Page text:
Rent Review

“…it’s hard to not relate to at least one part of it.”

You know how sometimes something will just resonate with you? You’ll be going about your day and you’ll hear a song, or read a quote and have to stop and come to terms with the fact that there is someone in the world that feels the same way you do. You understand that while no two people are identical, we can be a lot alike sometimes. You relish in the warmth of this thought knowing that you don’t have to suffer alone, but then you recoil at the thought that anyone else has to go through this same pain. That was Rent for me.

Rent is a movie about a group of friends dealing with life, whatever that means for each individual person. Unfortunately for a lot of them it means AIDS. Written at a time when the AIDS crisis was in full-swing, Rent aims to normalize the illness and also provide a face to the epidemic. We are introduced to numerous characters who have contracted the virus, but we also see how they live despite it. But that’s not why Rent hit me so hard.

What got to me wasn’t the commentary on the crisis as a whole, but the commentary on the more subtle counter-culture that has a lot of society in its grip. We see these characters who yearn to make something of themselves because that’s what they know they have to do, but they also know that society and culture as it stands is getting in the way of that.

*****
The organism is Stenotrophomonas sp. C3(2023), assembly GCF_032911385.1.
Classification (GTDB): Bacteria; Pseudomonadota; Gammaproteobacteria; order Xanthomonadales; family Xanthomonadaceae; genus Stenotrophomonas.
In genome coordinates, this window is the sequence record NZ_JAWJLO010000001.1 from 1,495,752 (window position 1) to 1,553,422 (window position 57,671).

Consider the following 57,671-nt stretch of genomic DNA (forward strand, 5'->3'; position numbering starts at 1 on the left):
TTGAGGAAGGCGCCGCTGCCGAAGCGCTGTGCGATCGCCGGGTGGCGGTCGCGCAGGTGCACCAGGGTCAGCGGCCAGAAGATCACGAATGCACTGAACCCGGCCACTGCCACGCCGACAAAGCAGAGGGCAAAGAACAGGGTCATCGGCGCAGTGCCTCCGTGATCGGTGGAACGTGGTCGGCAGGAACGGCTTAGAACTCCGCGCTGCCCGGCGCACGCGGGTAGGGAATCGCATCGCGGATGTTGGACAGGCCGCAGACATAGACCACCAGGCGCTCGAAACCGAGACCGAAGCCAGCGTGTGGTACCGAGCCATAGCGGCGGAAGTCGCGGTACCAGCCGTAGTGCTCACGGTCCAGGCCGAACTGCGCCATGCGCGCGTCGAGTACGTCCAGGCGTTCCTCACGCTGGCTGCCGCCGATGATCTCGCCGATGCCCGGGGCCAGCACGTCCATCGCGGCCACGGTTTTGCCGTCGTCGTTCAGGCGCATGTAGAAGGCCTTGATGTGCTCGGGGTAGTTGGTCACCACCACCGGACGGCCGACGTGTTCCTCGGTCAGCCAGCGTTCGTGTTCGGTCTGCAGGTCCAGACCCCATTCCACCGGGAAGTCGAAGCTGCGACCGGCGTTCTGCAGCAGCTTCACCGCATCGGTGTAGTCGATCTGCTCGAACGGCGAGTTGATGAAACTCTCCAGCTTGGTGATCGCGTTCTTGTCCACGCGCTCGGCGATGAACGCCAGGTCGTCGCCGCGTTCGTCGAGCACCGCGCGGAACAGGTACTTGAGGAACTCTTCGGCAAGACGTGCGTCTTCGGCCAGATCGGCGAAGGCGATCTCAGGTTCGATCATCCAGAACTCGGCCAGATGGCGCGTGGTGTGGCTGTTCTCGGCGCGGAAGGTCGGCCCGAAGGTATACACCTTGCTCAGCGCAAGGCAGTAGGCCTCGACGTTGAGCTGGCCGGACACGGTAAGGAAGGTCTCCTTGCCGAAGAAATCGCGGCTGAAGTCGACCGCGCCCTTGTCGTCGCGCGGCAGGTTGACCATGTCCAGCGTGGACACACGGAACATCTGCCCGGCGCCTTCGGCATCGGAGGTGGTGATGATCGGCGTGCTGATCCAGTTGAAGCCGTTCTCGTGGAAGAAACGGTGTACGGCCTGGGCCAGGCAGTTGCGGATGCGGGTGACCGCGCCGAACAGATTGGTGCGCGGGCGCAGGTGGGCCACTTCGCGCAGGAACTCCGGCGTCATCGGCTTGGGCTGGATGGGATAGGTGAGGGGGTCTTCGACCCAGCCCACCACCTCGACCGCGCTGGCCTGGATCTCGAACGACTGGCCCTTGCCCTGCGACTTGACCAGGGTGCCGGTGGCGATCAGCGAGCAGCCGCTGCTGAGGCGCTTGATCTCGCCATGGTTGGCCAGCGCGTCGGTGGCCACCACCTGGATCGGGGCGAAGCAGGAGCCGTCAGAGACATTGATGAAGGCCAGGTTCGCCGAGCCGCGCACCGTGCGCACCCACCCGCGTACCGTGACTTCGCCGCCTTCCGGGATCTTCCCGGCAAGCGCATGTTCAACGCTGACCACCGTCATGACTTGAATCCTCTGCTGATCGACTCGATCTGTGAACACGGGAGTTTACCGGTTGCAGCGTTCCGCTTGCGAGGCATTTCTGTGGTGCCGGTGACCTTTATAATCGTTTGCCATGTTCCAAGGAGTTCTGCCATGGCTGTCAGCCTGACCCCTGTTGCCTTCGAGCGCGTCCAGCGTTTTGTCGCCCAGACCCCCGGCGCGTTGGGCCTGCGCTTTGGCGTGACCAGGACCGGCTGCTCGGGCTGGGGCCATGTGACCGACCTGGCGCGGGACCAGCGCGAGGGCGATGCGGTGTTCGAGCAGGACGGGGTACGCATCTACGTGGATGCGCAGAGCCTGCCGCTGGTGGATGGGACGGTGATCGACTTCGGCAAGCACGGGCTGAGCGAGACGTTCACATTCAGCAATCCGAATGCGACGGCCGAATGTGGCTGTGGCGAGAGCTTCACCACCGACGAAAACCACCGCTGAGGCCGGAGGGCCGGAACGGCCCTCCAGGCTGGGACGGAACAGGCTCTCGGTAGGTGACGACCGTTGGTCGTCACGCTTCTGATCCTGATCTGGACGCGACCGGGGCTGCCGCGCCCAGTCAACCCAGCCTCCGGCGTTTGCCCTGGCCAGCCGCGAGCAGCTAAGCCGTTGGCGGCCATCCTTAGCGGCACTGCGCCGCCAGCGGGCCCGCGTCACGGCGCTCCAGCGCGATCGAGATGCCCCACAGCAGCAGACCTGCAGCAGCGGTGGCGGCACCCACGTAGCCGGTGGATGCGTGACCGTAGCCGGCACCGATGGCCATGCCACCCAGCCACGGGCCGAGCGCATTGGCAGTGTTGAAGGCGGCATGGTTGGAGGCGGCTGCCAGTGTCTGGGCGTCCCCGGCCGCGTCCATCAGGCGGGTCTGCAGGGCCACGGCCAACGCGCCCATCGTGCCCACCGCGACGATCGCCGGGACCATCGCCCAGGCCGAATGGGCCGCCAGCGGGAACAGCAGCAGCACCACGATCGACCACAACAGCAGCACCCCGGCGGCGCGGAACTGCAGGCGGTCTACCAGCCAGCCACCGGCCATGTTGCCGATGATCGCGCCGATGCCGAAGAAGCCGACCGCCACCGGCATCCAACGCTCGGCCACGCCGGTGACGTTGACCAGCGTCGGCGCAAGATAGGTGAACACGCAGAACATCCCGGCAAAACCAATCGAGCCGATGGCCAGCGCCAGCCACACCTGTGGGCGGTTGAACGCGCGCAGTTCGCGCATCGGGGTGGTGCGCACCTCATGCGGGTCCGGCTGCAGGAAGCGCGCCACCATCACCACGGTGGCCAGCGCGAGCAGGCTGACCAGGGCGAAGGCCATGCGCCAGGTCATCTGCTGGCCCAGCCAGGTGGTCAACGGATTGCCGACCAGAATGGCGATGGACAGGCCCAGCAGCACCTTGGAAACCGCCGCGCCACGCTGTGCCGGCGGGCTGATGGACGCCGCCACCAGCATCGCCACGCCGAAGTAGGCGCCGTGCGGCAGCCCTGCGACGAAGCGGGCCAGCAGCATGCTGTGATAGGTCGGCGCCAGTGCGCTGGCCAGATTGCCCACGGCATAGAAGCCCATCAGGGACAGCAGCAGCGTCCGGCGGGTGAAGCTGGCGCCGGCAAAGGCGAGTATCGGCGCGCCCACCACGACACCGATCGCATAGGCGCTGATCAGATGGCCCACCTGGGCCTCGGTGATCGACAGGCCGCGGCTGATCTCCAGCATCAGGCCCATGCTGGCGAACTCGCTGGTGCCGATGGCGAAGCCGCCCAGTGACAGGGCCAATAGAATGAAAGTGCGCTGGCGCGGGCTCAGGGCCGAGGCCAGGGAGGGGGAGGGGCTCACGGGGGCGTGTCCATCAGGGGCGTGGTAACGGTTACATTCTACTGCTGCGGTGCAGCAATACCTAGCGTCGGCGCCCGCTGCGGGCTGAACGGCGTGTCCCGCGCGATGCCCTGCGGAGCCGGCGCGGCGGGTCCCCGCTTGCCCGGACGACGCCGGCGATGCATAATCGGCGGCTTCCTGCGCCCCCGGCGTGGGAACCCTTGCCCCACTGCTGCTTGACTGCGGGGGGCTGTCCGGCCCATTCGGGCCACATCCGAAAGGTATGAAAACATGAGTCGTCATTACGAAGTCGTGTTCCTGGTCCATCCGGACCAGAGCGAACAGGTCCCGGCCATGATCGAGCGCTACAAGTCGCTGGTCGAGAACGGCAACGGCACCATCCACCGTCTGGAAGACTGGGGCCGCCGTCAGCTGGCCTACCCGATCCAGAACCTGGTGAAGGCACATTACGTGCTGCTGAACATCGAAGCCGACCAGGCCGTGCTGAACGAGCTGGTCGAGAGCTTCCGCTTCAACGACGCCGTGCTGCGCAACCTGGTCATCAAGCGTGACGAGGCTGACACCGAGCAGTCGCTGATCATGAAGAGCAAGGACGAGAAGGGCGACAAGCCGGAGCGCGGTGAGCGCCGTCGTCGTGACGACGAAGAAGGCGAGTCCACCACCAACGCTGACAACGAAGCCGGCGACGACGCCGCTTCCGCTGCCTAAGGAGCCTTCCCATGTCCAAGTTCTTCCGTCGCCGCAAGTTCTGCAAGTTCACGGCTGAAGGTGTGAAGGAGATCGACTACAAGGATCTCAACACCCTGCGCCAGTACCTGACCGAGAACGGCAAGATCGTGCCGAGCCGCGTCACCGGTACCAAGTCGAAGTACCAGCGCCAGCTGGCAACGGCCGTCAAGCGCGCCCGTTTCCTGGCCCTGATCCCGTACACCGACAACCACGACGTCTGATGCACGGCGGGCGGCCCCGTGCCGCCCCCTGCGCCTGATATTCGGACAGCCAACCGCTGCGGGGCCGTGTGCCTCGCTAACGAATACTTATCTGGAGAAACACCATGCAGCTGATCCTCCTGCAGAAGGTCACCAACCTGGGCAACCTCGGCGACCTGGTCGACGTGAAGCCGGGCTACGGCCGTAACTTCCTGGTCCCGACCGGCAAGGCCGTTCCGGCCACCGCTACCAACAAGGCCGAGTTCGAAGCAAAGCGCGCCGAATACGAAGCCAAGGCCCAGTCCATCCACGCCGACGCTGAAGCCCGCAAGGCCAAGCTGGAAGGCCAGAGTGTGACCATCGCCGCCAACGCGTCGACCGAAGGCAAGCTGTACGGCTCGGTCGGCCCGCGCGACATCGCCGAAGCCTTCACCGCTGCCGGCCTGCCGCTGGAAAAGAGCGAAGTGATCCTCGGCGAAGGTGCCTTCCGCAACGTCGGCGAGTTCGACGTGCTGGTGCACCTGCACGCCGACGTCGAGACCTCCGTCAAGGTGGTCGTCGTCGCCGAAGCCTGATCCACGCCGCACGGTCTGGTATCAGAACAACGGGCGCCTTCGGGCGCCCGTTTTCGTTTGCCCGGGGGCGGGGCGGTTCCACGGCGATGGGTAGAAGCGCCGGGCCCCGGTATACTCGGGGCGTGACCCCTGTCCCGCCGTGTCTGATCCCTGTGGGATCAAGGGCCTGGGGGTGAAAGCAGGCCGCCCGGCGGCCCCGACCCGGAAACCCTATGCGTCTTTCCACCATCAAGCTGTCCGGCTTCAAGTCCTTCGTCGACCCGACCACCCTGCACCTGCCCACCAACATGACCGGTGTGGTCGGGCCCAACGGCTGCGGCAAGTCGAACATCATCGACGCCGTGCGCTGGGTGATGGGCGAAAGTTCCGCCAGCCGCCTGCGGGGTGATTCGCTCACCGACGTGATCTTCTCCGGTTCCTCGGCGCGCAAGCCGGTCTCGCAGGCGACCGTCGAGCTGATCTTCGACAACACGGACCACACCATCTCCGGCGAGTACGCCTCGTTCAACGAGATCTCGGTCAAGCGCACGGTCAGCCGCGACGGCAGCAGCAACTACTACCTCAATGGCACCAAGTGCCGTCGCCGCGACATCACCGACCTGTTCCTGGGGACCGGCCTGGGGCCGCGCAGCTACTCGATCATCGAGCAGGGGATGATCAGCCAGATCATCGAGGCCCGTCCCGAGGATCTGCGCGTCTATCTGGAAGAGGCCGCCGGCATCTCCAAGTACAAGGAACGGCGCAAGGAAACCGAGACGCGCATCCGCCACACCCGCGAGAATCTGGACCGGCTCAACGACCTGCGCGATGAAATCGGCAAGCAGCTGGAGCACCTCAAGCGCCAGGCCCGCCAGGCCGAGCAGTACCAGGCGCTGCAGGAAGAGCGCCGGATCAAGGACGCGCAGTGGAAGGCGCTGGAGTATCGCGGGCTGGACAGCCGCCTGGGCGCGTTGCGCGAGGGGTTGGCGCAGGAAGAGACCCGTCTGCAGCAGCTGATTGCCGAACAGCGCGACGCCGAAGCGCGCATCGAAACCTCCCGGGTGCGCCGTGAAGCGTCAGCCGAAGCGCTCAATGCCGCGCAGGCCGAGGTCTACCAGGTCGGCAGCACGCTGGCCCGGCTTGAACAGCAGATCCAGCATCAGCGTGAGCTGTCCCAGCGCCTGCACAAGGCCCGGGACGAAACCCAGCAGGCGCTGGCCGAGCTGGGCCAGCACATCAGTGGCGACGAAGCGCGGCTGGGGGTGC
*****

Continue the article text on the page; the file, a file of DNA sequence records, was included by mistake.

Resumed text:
In a world inundated with ‘free thinkers’ and ‘artists’, to stand out is key. Rent aims to cast a light on the outcasts, to find beauty in what society deems ugly. It understands the struggle of trying to find who you are in a world that won’t stop for five minutes to let you catch your breath, and a lot of this is conveyed through the use of AIDS.

Giving these characters their ticking clock, this epidemic makes them realize that being who they are is more important than being who the world wants them to be. Especially because their time is unfortunately limited. The songs written for Rent do a great job of conveying these emotions to the audience in a fairly streamlined way, despite the concepts being fairly broad.

Rent is an important musical not just because of its depiction of AIDS, but also its depiction of life. We get to experience so much in so little time through this handful of characters, each one unique in their struggle and personality. I could see a part of myself in each one of these characters, and that’s what makes Rent so special. 

The songs as a whole are filled with an attitude that suggest these characters, much like society, are fine with the circumstances they are given. They were taught to roll with the punches and take the good with the bad. But the undertones suggest a lot of anger towards society and how it attempts to put them in a box. Each one of these characters is a victim of circumstance and they are pissed. 

I think thats why Rent was so huge when it first released: It is the world. It does such a good job of hitting so many issues directly on the money that it’s hard to not relate to at least one part of it. For me most of it hit home, and I’m sure it will continue to live in my mind for the foreseeable future.

I give Rent an A

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